More age-related health problems affect SMA patients earlier: Study
30 conditions disproportionately affect SMA patients at younger ages: US study
Adults with spinal muscular atrophy (SMA) experience more health problems affecting a range of bodily systems compared with the general population, according to a U.S. healthcare claims analysis.
A total of 30 conditions examined in the study, many of which are associated with older age in the general population, appear to disproportionately affect SMA patients at a younger age. The conditions included cardiovascular conditions, bone problems, gastrointestinal issues, and mental health disorders.
“These findings highlight the need for clinical awareness of a high-early burden of morbidities as children with SMA age into and throughout their adult years, ” researchers wrote.
The study, “Prevalence of morbidities across the lifespan for adults with spinal muscular atrophy: a retrospective cohort study,” was published in the Orphanet Journal of Rare Diseases.
SMA patients living longer with emergence of 3 treatments in the last decade
Within the last decade, three disease-modifying therapies for SMA have emerged: Spinraza (nusinersen), Zolgensma (onasemnogene abeparvovec), and Evrysdi (risdiplam). Their use is expected to drastically change the SMA landscape, with patients living longer and healthier lives.
As such, the care priorities for SMA patients might change in the coming years. Instead of primarily targeting the main SMA symptoms (e.g. muscular problems), treatment might instead need to shift focus toward aging-related conditions that arise as patients live longer, according to the scientists.
However, there is currently a lack of information about how these age-related conditions, or morbidities, naturally evolve in untreated SMA patients.
“Identifying morbidity profiles across physiologic systems as individuals with SMA age into and throughout their adult years is necessary to assist in prioritizing clinical care to manage the person with SMA,” the researchers wrote.
In the study, they examined healthcare claims data in the U.S. to establish the prevalence of various health conditions among adults with or without SMA. Data were obtained from the period from 2008-2016, in the so-called “pre-treatment era” before SMA-targeted therapies.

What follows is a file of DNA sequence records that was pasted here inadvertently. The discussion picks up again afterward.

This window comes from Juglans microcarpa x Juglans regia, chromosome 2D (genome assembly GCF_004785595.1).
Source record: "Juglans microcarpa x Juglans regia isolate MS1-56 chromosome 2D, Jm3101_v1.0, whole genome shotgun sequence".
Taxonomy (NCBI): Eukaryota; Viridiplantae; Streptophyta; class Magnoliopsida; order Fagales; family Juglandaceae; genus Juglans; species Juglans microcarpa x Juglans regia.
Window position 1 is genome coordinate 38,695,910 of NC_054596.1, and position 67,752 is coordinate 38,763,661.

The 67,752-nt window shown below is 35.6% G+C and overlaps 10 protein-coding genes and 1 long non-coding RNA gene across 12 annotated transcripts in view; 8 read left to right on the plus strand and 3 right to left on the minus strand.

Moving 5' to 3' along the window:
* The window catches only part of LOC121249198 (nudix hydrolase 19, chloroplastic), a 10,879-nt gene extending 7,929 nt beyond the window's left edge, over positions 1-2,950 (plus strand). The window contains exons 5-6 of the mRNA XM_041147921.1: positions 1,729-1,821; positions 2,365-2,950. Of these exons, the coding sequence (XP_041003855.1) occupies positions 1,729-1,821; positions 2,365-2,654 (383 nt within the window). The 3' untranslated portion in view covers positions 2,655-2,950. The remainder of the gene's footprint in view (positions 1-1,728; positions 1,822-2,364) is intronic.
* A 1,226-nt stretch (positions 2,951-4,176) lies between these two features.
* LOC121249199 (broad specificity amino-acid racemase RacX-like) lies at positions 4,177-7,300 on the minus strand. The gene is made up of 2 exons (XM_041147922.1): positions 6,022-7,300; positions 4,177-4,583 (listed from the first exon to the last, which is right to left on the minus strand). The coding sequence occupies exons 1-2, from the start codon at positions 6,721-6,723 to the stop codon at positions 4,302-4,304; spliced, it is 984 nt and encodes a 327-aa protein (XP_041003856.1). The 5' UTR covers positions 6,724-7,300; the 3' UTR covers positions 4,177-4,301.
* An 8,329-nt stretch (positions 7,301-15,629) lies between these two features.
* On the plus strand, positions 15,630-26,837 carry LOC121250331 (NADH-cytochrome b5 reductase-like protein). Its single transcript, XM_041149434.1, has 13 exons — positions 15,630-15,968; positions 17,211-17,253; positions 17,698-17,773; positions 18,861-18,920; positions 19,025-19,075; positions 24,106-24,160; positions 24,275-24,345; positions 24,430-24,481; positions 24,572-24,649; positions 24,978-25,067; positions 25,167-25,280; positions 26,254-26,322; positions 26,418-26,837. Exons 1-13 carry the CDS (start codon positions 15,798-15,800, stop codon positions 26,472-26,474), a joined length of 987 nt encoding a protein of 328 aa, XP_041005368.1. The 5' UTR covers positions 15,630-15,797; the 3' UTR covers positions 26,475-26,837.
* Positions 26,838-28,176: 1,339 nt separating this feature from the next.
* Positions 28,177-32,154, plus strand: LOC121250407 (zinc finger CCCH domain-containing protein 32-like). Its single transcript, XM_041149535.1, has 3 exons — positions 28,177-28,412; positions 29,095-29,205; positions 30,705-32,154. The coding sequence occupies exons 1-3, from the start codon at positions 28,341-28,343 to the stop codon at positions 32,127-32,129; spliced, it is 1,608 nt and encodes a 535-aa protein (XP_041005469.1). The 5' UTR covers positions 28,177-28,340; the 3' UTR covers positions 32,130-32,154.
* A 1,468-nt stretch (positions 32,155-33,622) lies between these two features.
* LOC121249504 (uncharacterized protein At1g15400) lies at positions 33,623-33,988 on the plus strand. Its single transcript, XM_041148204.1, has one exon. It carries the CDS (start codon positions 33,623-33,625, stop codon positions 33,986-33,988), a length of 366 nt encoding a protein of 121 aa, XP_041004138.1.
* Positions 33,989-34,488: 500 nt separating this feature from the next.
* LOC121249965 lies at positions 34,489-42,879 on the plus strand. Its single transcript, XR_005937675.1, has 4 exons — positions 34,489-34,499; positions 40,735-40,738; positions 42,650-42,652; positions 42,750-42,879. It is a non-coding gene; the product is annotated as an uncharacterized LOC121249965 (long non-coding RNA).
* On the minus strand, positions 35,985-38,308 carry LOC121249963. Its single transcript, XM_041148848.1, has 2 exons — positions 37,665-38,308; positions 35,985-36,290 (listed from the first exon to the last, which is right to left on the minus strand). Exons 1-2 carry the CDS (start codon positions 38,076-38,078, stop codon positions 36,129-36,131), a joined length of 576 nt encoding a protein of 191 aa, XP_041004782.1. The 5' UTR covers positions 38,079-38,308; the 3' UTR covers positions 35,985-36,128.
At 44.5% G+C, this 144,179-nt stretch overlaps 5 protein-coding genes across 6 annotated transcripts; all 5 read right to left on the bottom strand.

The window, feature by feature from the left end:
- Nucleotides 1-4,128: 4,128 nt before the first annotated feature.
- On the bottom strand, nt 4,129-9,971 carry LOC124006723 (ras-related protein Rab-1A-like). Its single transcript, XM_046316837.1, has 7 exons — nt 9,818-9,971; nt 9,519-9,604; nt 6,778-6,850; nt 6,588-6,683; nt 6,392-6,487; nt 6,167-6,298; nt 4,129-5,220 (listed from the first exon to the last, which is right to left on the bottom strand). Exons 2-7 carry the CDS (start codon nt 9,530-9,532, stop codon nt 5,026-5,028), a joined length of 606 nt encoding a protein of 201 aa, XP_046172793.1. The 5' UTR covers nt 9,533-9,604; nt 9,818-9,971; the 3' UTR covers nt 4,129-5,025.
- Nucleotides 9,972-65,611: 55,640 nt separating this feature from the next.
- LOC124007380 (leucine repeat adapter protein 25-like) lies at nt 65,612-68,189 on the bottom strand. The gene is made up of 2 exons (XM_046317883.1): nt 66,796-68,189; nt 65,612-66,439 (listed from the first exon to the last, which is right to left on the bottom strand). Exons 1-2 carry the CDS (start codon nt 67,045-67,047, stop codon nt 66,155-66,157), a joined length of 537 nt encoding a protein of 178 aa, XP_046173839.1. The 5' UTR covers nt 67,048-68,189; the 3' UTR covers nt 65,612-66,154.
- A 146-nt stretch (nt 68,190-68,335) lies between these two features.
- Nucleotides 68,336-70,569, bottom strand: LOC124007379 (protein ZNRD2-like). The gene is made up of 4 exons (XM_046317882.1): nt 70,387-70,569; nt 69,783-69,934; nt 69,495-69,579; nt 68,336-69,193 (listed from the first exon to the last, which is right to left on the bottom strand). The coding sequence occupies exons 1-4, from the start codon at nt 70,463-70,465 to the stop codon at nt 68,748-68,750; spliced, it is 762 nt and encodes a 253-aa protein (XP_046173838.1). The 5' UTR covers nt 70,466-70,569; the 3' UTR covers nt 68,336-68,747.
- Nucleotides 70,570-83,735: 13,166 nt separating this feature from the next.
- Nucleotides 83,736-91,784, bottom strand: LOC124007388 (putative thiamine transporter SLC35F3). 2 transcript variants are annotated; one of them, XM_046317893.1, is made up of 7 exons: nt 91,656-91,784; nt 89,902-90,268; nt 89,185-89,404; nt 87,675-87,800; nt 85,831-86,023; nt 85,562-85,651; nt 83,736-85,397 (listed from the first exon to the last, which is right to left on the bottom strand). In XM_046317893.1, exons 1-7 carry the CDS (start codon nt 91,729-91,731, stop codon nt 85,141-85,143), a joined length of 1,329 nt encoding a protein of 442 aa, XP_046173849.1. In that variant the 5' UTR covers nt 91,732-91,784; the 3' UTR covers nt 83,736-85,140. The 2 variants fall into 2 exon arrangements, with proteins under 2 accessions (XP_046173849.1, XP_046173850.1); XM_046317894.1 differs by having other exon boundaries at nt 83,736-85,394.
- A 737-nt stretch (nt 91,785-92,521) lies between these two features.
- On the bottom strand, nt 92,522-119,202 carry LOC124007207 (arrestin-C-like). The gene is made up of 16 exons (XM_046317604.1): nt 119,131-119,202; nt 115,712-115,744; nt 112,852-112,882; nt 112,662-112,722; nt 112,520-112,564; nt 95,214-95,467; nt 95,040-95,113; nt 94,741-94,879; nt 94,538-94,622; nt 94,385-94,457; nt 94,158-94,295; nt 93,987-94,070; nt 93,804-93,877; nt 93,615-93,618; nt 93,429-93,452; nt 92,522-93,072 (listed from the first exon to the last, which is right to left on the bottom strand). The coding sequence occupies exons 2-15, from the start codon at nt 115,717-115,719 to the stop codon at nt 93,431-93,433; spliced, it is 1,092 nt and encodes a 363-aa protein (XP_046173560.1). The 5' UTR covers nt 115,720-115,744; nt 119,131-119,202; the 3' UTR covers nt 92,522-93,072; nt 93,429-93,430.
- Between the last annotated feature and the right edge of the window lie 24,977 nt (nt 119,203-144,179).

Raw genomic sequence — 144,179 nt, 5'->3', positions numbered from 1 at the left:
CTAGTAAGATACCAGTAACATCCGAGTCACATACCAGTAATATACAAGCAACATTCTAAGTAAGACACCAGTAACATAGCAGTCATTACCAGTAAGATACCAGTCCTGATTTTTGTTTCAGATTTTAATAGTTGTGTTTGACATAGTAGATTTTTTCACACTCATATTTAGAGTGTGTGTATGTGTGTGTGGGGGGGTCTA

The analysis involved 2,427 adults with SMA (mean age of 59.7), as well as 484,528 adults without SMA who were matched to the patients in terms of demographics, geography, and date.
A total of 30 morbidities were examined, spanning cardiovascular, metabolic, musculoskeletal, respiratory, gastrointestinal, liver, kidney, cancer, and mental health conditions.
These findings highlight the need for clinical awareness of a high-early burden of morbidities as children with SMA age into and throughout their adult years.
Higher prevalence of 30 morbidities found in adults with SMA
The most common morbidities among SMA patients, affecting at least 25% of men and women, were high blood pressure, lung disease, bone problems, anemia, heart rhythm changes, fluid/electrolyte disorders, and diabetes.
In statistical analyses, adults with SMA were found to have a higher prevalence of all 30 evaluated morbidities compared with adults without SMA. This ranged from 1.6-fold higher odds of low thyroid gland function (hypothyroidism) to a 24.3-fold increase in the likelihood of having intellectual disabilities.
Generally speaking, the risk of most morbidities (24 of 30) was higher in the youngest group of SMA patients (ages 18-39) compared to their age-matched controls than in older groups, which suggests that “morbidity onset may occur earlier in the adult lifespan for those with vs. without SMA,” according to the researchers.
Nevertheless, SMA patients were still at a significantly higher risk of the morbidities than the controls even in the oldest evaluated age group (75 and older).
These findings may be particularly important in light of the fact that many of the evaluated conditions are considered age-related, meaning they often emerge in older adults in the general population.
As such, they “may be overlooked clinically for young and middle-aged adults with SMA, thus missing out on critical opportunities for early detection and prevention,” the researchers wrote.
Sex also significantly influenced the morbidity risk in SMA patients for 13 conditions.
Although both men and women with SMA had higher odds of these morbidities than their sex-matched controls, the odds tended to be higher in women for cardiovascular diseases and sleep disorders. On the other hand, men with SMA tended to have a higher risk for bone fragility, dementia, mental health disorders, and nutrition/gastrointestinal disorders.
SMA patients had higher odds of having other health problems
On average, female SMA patients had five morbidities and male patients had four. Healthy women had a median of two and healthy men had one.
Statistical analyses generally indicated that SMA patients had higher odds of having at least one morbidity, and a higher number of morbidities per person than controls.
The strength of these relationships tended to decline with age, meaning the morbidity burden became more similar between SMA patients and healthy people as they aged.
Altogether, “adults with SMA had a higher and earlier prevalence of a variety of morbidities across physiological systems and mental health disorders,” the researchers wrote.
“Increasing clinical awareness of the high-early prevalence and [odds] of morbidities, improving screening strategies, and developing appropriate referral systems may help to reduce the burden of morbidities for this vulnerable population,” the team concluded.